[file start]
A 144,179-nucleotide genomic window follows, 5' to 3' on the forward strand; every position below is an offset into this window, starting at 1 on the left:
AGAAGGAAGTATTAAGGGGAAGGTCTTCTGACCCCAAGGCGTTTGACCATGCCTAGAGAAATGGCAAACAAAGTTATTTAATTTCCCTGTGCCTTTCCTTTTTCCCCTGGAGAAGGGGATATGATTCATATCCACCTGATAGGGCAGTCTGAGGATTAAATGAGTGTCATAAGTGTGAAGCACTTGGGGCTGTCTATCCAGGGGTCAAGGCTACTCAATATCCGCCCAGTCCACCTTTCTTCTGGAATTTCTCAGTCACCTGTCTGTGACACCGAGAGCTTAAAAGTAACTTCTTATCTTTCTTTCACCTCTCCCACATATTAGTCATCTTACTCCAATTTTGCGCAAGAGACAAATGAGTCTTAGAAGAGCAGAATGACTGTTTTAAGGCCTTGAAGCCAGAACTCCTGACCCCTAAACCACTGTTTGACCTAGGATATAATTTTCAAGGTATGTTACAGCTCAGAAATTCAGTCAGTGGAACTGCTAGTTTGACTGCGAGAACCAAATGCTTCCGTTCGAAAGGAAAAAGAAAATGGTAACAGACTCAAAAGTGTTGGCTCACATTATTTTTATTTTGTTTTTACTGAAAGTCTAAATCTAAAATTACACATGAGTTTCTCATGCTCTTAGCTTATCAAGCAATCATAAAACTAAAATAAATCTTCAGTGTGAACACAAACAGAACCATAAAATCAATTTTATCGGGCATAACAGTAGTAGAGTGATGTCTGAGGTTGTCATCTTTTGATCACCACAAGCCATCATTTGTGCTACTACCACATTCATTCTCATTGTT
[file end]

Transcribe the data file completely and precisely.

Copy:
A 144,179-nucleotide genomic window follows, 5' to 3' on the forward strand; every position below is an offset into this window, starting at 1 on the left:
AGAAGGAAGTATTAAGGGGAAGGTCTTCTGACCCCAAGGCGTTTGACCATGCCTAGAGAAATGGCAAACAAAGTTATTTAATTTCCCTGTGCCTTTCCTTTTTCCCCTGGAGAAGGGGATATGATTCATATCCACCTGATAGGGCAGTCTGAGGATTAAATGAGTGTCATAAGTGTGAAGCACTTGGGGCTGTCTATCCAGGGGTCAAGGCTACTCAATATCCGCCCAGTCCACCTTTCTTCTGGAATTTCTCAGTCACCTGTCTGTGACACCGAGAGCTTAAAAGTAACTTCTTATCTTTCTTTCACCTCTCCCACATATTAGTCATCTTACTCCAATTTTGCGCAAGAGACAAATGAGTCTTAGAAGAGCAGAATGACTGTTTTAAGGCCTTGAAGCCAGAACTCCTGACCCCTAAACCACTGTTTGACCTAGGATATAATTTTCAAGGTATGTTACAGCTCAGAAATTCAGTCAGTGGAACTGCTAGTTTGACTGCGAGAACCAAATGCTTCCGTTCGAAAGGAAAAAGAAAATGGTAACAGACTCAAAAGTGTTGGCTCACATTATTTTTATTTTGTTTTTACTGAAAGTCTAAATCTAAAATTACACATGAGTTTCTCATGCTCTTAGCTTATCAAGCAATCATAAAACTAAAATAAATCTTCAGTGTGAACACAAACAGAACCATAAAATCAATTTTATCGGGCATAACAGTAGTAGAGTGATGTCTGAGGTTGTCATCTTTTGATCACCACAAGCCATCATTTGTGCTACTACCACATTCATTCTCATTGTT